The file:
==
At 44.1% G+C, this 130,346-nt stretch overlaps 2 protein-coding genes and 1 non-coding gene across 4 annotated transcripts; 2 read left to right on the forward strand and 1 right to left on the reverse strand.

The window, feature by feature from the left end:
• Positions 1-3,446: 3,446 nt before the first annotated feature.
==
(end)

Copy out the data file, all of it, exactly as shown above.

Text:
At 44.1% G+C, this 130,346-nt stretch overlaps 2 protein-coding genes and 1 non-coding gene across 4 annotated transcripts; 2 read left to right on the forward strand and 1 right to left on the reverse strand.

The window, feature by feature from the left end:
• Positions 1-3,446: 3,446 nt before the first annotated feature.